My main goal as a designer is to make a flat picture more dimensional. I want every project to look light despite its many components so that the “feeling of airiness” could be noticeable. This works perfectly fine both in artistic projects and those that are sought-after by big brands. You can see it in my work for Adidas Originals, dedicated projects for KOMONO from Belgium, or the most recent campaign for Spotify.
The magic of spontaneity in design
I never thought about my work in the context of the recipient. I would like my projects to reach a wide audience, people who share my vision of the world, my love for similar things, music, and books.
In my work, I emphasize authenticity; projects are often created as a result of rapture or turbulent moments; they involve love and spontaneity.
Work means development and development equals curiosity. With such qualities and consistency, we can get really far.
My style is quite conspicuous and recognizable. I try to use the whole spectrum of functions that Adobe Photoshop has to offer. I use cutting shapes, free-form selection, add chiaroscuro, and then apply new modes of overlay. I also use attributes and form shapes, play with them – that is the most essential part of the work. Whether the projects are extensive or more minimalistic, each project is a multi-stage process.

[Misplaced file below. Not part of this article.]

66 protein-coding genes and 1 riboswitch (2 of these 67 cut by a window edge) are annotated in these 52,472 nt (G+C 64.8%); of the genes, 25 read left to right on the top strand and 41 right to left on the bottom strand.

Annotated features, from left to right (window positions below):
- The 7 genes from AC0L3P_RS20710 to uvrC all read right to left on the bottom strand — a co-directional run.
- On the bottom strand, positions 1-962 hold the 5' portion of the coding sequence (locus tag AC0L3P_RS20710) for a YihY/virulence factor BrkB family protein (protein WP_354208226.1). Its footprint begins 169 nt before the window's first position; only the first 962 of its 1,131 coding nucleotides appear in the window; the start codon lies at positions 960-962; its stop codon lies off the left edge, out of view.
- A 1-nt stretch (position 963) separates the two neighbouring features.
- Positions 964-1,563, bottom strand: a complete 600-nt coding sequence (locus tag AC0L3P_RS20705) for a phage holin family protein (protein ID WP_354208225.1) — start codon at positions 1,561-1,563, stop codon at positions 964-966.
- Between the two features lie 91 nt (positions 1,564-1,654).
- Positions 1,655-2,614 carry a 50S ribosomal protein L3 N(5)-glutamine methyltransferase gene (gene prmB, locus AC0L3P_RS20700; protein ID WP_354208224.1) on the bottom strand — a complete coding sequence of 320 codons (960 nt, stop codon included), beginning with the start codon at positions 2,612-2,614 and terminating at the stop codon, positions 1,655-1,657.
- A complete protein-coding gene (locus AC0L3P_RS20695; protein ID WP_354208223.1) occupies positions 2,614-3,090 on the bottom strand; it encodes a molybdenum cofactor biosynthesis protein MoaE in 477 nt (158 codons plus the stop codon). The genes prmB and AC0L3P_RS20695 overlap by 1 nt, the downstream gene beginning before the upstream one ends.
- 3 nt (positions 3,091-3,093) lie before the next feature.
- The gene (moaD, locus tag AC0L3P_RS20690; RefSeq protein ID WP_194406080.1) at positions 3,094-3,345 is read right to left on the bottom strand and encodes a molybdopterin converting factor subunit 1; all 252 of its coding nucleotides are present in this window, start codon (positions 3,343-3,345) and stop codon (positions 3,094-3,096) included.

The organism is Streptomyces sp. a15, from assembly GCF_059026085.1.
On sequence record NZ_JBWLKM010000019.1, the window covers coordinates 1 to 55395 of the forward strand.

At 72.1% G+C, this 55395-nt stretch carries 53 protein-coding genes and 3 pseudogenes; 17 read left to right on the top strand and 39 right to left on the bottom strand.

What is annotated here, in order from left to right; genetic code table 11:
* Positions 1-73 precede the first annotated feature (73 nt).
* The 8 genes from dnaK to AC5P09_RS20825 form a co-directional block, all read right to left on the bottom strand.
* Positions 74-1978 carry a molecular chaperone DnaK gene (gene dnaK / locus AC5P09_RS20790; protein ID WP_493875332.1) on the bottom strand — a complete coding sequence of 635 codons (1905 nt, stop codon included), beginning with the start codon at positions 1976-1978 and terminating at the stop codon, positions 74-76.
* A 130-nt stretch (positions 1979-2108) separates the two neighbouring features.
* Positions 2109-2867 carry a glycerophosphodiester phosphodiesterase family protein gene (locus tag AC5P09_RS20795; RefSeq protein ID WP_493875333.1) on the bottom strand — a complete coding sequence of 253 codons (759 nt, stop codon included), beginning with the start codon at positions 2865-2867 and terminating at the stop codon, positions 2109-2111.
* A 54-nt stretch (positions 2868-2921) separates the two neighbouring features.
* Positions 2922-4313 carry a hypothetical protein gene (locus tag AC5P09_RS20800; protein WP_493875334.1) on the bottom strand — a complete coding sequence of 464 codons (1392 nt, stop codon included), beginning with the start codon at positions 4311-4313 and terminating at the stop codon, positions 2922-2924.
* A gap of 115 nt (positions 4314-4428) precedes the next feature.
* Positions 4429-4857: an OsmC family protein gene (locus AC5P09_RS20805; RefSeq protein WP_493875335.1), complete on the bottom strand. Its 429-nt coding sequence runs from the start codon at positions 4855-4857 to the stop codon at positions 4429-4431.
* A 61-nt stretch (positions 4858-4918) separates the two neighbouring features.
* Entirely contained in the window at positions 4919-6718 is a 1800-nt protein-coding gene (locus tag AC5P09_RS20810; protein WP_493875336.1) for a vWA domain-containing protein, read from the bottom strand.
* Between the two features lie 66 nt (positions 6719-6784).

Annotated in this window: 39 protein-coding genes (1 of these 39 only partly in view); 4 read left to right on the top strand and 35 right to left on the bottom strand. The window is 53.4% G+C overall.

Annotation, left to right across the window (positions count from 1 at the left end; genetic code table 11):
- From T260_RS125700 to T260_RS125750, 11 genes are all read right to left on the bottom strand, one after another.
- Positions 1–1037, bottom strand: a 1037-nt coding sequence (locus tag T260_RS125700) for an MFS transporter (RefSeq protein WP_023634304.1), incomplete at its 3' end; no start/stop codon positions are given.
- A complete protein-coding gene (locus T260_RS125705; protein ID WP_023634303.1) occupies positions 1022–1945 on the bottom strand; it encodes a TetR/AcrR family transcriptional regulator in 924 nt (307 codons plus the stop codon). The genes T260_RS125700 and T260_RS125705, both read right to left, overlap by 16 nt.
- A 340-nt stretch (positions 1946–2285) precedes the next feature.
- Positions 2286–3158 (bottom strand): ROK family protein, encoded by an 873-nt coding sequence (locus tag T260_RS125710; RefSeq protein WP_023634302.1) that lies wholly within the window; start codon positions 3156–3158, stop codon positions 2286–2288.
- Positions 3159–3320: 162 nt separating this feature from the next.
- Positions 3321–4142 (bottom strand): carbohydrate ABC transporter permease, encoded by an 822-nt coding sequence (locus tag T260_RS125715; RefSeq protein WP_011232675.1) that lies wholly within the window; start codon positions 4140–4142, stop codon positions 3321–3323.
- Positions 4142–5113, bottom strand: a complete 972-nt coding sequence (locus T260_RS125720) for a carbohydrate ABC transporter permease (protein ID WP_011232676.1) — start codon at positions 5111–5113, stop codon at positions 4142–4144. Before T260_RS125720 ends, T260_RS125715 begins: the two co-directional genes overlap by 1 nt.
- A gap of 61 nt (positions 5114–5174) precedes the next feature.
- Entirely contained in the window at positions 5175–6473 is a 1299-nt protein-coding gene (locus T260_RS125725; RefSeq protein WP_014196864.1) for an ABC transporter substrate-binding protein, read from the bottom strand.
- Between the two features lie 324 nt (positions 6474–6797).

The research phase is very often ignored and overlooked by creators and designers. In fact, in graphic design and modification, the core content is photos or drawings. I edit them and assemble them together, giving them a new look that makes for the basis of a brand new work! At this point, I am halfway through the creative process.
Having done that, I move into the phase of conception and proper design, which is the second stage of the project – a tedious one. It’s all about attention to detail, shadows, and light.
As I already mentioned, I often give in to spontaneity. Very often, when creating posters, illustrations, or key visuals for campaigns, I inform my clients that there is no such thing as a concept of sketch in my work. I do not sketch a collage, nor do I attempt to combine materials. Everything is tentative. That is the magic in it.
Creativity in the time of the pandemic
A lot of things have been put on hold because of the quarantine. Larger clients are freezing their budgets because they don’t know what is going to happen in the near future. But you have to accept that.
Take care of yourself, do things for yourself. I took part in several pro-bono projects, I also created a project for an infectious hospital in Warsaw. Maybe this is the best time of year for such activities?